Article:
Top Five Responsibilities of Nonprofit Board Members
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Six Tips to Help You Facilitate Change - By Sharon Mikrut
Having managed or worked for nonprofits most of my career, I have seen effective and ineffective boards of directors. Good boards of directors are clear about their roles and responsibilities versus those of the Executive Director, and don't overstep their boundaries. I feel that the five most important responsibilities of board members are as follows:
1.Board members are responsible for recruiting, hiring, and evaluating the organization's Executive Director. They should not be responsible for staff members who report to the Executive Director, as that is the Executive Director's responsibility. If a board member becomes aware of an issue or problem with a staff member, s/he should take this issue directly to the Executive Director. There are times when a staff person may be experiencing problems with the Executive Director. Instead of going to the Executive Director, the staff person may attempt to approach a board member to discuss the problem. At this point, the board member should be clear about his/her role and direct the staff person back to the Executive Director, as the Executive Director is responsible for resolving issues with his/her staff members. However, if the staff person wants to file a grievance against the Executive Director or appeal a decision made by him/her, then the board may have to get involved. Nonprofit organizations generally have some type of policy in place that allows a staff person to go to the Executive Director's supervisor (in this case, the board) to address a complaint or issue that cannot be resolved with the Executive Director.
2.Board members are responsible for strategic planning, both short-term and long-term. With the Executive Director, board members should periodically examine the organization's mission, vision, needs, and resources, and develop goals and objectives that support the organization's operations and promote growth over a specified time period. The board should also monitor the strategic plan, either monthly or quarterly, to ensure its goals and objectives are being met in a timely manner.
3.Board members are responsible for developing and modifying the organization's policies and procedures, both regular and personnel policies. If staff members feel that a specific type of policy needs to be developed or modified, they should be encouraged to bring it to the attention of the Executive Director. The Executive Director should then present the policy issue to the board of directors. In presenting the issue, the director should state what the policy is and why an addition or modification is being recommended. Once a new policy has been drafted by the board, or a modification to the existing policy has been made, the board should run it by the Executive Director for input/feedback prior to final approval.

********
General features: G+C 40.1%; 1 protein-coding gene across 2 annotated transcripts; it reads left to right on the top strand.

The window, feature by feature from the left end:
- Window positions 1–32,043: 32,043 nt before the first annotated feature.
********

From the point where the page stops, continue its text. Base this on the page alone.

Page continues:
4.Board members are responsible for fundraising, whether they participate in fundraising activities, events, and campaigns, or contribute money. The organization's strategic plan should include fundraising goals and objectives, and the board should have a fundraising committee in place to monitor the completion of these goals and objectives. This board committee can include staff members, but at least three board members should be active participants on this committee.
5.Board members should be the organization's ears and eyes in the community. In other words, board members should observe and listen to what stakeholders in the community are saying about their respective nonprofit organization, its programs and services, its staff members, how services are delivered, and how clients/consumers are treated. They should share this information with the Executive Director, whether it is positive or negative. Their intent in conducting this activity should be to help the Executive Director and his/her staff improve the organization's operations, responsiveness to consumers and other stakeholders, and overall effectiveness, efficiency, and success.
Boards of directors can have other roles and responsibilities, but the five that I mentioned above are the most critical. Make sure that you communicate these roles and responsibilities with potential board members prior to them coming on board. It is important that they clearly understand what is expected of them, both verbally and in writing (e.g., board member job description). By outlining and discussing these roles and responsibilities upfront, it will be clear what they do and what the Executive Director does, strengthening the relationship between the two parties.
Copyright 2009 © Sharon L. Mikrut, All rights reserved.
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Six Tips to Help You Facilitate Change - By Sharon Mikrut
About the Author: Sharon Mikrut
RSS for Sharon's articles - Visit Sharon's website
If you want to make positive changes in your professional life, and create the job or career you desire and deserve, then working with Executive & Life Coach, Sharon L. Mikrut, is the solution. Although her specialty is in partnering with nonprofit executive directors and managers to maximize their resources in a competitive environment, she is passionate about working with all individuals committed to personal and/or professional growth. Visit her website (http://www.createitcoaching.org), Nonprofit Professionals blog (http://www.createitcoaching.com), or Empowerment blog (http://www.createitcoaching.net), and sign up for her free monthly nonprofit and/or life coaching newsletters.
Sharon has two BA degrees (Social Work and Psychology) from Michigan State University and a Master's degree in Social Work Administration from the University of Michigan. In addition, she is a Coach Training Alliance certified coach.
Click here to visit Sharon's website.
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